It’s already time for A Chronic Voice’s October linkup party – it feels like only yesterday I was writing my first post for May’s linkup party! In this linkup, I’m writing about waiting, parting and persevering in my latest hospital admission. You can see A Chronic Voice’s post for this linkup here.
A Chronic Voice’s 5 prompts for this month are:
Chronic illness is a waiting game. Most of my life is spent waiting for things to happen: doctors appointments, tests, even waiting to be admitted to hospital when I’m in A&E. I’m sure I’m not the only chronically ill person who feels this way too.
I spent most of my last hospital stay waiting. Waiting to see the doctors and then waiting for tests that didn’t show anything. But this isn’t anything new. My tests always come back normal (except for the occasional blood test). Sometimes I’m even waiting for a test to come back abnormal so people can begin to understand what I go through on a daily basis.
This hospital admission was the longest one I’ve had so far – I was there for two weeks! As I was there for so long, I was moved off the admissions ward and onto the gastro ward. This meant parting with familiarity: familiar surroundings and familiar nurses.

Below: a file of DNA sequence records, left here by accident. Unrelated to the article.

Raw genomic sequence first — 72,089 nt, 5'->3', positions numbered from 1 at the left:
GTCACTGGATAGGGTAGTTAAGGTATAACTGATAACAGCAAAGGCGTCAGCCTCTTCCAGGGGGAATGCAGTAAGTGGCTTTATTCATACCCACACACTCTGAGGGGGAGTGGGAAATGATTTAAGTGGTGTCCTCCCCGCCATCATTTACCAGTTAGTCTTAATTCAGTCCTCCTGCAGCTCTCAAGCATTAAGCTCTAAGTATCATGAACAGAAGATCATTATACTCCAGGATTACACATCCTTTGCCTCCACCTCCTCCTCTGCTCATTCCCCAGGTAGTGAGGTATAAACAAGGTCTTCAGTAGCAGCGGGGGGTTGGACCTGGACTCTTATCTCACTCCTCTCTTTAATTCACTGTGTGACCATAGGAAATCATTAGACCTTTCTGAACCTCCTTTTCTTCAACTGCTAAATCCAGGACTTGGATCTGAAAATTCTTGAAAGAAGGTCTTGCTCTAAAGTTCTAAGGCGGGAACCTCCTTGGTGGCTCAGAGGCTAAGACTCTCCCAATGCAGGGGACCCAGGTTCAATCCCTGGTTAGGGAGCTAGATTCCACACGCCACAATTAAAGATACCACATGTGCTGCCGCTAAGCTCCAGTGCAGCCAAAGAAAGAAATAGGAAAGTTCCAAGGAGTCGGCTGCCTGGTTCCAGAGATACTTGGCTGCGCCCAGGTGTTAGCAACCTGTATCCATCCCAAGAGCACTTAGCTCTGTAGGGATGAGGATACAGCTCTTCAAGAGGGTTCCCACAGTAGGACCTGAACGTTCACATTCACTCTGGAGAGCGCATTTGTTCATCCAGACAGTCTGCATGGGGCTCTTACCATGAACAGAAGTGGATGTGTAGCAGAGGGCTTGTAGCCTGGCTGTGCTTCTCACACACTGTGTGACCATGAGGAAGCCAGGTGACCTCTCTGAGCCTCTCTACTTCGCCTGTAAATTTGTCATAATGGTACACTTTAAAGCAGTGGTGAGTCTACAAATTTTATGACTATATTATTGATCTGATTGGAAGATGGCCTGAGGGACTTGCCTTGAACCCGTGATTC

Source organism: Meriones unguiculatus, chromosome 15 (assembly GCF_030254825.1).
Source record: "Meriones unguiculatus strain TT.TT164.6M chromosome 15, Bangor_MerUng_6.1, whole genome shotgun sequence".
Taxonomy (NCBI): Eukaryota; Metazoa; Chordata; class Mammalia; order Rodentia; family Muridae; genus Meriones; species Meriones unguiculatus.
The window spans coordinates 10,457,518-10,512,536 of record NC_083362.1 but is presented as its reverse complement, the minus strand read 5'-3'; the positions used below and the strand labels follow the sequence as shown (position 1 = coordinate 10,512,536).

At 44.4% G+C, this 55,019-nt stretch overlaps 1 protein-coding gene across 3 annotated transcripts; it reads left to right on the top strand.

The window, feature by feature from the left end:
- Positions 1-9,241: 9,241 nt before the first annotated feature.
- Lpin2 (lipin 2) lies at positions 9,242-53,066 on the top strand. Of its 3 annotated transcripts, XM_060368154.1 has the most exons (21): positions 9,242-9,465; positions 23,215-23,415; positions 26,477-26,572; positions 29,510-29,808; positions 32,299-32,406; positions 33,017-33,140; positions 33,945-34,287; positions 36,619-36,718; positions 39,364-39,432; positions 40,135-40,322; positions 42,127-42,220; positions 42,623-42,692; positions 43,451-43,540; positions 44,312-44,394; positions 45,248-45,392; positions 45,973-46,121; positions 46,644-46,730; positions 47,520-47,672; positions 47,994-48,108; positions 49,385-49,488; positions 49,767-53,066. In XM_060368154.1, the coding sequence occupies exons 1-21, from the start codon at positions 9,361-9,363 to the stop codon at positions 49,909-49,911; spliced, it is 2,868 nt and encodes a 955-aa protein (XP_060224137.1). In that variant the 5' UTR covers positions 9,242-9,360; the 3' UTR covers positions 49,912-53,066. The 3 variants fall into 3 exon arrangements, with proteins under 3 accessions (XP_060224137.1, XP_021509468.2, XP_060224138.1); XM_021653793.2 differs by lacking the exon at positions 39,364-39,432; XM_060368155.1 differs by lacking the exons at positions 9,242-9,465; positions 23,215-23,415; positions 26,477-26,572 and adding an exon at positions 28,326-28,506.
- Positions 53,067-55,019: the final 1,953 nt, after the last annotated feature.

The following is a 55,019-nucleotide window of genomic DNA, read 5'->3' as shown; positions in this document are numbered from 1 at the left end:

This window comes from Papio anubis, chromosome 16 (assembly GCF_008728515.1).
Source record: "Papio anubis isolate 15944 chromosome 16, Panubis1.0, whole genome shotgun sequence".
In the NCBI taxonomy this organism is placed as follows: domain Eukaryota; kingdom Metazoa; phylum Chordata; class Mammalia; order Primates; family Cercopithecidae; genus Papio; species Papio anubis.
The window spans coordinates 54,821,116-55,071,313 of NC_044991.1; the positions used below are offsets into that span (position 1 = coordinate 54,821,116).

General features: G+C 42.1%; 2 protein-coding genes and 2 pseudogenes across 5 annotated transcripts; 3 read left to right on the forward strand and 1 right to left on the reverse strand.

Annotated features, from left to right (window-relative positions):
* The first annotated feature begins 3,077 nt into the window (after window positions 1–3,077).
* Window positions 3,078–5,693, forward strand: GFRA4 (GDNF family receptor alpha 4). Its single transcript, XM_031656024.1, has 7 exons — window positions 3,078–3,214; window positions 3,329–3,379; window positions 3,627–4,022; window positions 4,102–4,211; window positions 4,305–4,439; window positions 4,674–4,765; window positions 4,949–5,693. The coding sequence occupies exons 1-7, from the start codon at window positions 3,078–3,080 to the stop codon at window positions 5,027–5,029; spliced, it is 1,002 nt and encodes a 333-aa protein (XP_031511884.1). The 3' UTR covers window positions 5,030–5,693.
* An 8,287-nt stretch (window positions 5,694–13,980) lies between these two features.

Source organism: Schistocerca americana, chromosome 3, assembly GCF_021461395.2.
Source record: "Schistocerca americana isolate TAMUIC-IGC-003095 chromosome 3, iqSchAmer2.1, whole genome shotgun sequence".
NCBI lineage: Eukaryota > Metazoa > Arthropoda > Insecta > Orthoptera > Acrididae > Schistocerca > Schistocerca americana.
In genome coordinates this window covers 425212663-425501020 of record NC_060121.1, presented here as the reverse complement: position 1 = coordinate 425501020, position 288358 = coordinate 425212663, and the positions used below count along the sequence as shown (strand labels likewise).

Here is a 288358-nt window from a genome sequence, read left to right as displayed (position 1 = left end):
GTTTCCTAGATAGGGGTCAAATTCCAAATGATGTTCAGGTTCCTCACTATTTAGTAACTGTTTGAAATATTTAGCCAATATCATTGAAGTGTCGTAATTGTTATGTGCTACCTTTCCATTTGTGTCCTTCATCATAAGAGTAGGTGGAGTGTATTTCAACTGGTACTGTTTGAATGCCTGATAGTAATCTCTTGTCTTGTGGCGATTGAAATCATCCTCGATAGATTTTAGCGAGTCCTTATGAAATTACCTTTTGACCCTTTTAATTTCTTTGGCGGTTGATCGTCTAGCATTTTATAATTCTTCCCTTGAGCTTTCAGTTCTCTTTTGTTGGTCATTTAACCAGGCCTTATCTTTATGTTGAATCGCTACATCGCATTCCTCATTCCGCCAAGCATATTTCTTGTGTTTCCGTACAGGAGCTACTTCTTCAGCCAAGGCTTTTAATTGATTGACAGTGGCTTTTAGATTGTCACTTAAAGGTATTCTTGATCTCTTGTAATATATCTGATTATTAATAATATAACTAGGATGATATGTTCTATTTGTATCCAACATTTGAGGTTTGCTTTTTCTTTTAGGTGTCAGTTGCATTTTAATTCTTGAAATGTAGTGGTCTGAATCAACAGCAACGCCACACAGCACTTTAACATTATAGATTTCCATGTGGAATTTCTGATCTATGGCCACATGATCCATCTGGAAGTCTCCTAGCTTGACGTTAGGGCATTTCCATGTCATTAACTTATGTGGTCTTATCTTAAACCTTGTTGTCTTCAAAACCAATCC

But parting isn’t always a bad thing. On the gastro ward, I got to see an amazing gastroenterologist who acknowledged and understood my other conditions and admitted when he needed help from my neurologist to understand my FND.
Possibly the hardest part of my admission was having to go on when I didn’t want to. I had to keep persevering to stay alive. There were times I wished one of my seizures or allergic reactions would kill me so I didn’t have to suffer anymore. But I kept going. I kept trying to eat and drink, even though it triggered my seizures. So did walking, but I kept trying to do that too. I persevered so I could get home, so I could take all the tablets I needed, not just the tablets that were prescribed at the hospital, and so I didn’t have to rely on a feeding tube.
To be honest, I’m not much better than when I was admitted. I’m not having full body tremors and I don’t seize every time I eat, but it still happens sometimes. I’m having to use my wheelchair inside and be carried to and from the car because I’m still having seizures when I walk. But hopefully this will go away with time and practise.